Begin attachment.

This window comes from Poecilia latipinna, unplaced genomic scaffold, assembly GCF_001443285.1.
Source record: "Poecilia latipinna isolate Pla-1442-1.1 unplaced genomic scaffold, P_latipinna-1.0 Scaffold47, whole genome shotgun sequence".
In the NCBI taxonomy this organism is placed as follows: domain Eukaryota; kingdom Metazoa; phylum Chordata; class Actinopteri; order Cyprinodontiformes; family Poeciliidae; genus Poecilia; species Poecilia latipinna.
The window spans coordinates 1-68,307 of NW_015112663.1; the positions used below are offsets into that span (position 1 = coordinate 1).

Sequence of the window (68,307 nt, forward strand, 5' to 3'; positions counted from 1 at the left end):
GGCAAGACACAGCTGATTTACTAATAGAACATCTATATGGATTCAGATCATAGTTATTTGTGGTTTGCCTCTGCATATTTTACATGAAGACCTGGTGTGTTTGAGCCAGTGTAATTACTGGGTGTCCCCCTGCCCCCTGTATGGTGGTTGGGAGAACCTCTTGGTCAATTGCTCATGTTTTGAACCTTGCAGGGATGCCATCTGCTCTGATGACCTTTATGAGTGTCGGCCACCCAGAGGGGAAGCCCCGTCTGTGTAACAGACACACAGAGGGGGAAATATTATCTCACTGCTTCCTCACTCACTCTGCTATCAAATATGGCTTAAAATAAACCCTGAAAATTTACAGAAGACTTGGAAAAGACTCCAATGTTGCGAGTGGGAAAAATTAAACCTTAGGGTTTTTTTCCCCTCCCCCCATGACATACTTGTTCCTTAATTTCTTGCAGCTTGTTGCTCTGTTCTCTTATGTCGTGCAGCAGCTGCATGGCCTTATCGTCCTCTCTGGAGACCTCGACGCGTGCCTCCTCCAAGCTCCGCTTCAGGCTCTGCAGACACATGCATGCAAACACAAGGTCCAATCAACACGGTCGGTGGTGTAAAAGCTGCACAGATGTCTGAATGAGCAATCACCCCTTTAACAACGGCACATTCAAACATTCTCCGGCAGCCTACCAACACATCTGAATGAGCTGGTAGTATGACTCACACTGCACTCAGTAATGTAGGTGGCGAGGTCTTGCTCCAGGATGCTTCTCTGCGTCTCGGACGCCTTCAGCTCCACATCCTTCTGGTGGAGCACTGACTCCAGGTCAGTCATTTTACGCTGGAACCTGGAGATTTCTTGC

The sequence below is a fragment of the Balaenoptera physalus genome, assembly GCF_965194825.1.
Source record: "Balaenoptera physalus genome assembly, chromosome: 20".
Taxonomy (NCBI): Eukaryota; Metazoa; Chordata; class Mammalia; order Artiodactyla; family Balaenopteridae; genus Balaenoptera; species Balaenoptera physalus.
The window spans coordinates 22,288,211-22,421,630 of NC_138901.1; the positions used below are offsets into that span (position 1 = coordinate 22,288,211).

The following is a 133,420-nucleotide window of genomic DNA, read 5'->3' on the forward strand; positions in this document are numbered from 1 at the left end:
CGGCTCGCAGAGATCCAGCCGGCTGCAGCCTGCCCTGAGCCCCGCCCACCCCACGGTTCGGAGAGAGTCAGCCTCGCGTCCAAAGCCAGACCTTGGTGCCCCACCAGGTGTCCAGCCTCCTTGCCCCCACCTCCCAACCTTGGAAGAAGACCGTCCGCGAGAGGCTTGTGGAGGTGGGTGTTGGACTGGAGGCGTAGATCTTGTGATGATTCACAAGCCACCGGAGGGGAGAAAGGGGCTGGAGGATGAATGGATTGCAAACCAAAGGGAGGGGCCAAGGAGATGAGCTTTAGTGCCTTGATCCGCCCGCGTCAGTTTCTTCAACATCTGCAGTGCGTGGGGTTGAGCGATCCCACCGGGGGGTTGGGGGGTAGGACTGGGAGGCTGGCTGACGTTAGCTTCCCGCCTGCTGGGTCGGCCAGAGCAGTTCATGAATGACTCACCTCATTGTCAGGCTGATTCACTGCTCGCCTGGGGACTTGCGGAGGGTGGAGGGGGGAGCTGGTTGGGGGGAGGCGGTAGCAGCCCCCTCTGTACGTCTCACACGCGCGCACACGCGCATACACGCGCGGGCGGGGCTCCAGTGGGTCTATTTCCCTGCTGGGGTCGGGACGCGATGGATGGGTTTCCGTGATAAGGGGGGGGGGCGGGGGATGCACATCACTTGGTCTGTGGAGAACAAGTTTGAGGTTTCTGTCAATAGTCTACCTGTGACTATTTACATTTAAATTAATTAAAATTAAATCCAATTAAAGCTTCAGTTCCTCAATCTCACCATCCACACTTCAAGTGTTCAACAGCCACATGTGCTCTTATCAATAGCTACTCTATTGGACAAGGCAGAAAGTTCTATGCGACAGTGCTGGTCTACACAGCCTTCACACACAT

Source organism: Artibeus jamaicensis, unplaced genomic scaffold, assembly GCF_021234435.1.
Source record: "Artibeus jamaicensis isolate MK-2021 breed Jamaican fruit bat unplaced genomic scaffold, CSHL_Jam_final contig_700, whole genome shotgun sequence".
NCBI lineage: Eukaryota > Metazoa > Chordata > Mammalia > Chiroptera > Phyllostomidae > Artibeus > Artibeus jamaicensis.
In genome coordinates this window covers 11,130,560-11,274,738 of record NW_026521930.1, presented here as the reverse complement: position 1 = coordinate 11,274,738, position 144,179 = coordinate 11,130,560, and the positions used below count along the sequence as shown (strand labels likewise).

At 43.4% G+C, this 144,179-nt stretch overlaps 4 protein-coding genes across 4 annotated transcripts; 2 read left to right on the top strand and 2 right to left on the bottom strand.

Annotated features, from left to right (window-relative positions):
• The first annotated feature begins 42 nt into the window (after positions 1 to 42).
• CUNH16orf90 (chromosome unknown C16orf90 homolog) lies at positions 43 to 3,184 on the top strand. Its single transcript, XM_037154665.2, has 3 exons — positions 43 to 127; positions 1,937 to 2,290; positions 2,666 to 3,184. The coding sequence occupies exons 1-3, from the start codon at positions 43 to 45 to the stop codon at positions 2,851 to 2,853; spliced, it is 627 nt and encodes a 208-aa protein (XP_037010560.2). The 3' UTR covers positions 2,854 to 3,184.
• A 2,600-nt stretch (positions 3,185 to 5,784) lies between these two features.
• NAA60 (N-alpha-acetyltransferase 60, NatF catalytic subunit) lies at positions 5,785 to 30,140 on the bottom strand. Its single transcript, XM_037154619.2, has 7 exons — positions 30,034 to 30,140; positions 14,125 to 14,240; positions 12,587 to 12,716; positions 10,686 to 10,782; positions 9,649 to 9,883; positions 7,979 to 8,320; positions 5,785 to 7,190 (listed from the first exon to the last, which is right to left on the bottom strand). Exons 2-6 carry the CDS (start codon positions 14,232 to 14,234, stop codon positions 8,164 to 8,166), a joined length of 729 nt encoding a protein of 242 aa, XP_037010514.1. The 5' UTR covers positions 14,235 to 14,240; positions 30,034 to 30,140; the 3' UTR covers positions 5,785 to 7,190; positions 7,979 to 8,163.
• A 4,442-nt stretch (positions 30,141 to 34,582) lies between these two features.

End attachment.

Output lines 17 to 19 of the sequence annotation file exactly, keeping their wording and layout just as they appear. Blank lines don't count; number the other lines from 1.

At 43.4% G+C, this 144,179-nt stretch overlaps 4 protein-coding genes across 4 annotated transcripts; 2 read left to right on the top strand and 2 right to left on the bottom strand.

Annotated features, from left to right (window-relative positions):
• The first annotated feature begins 42 nt into the window (after positions 1 to 42).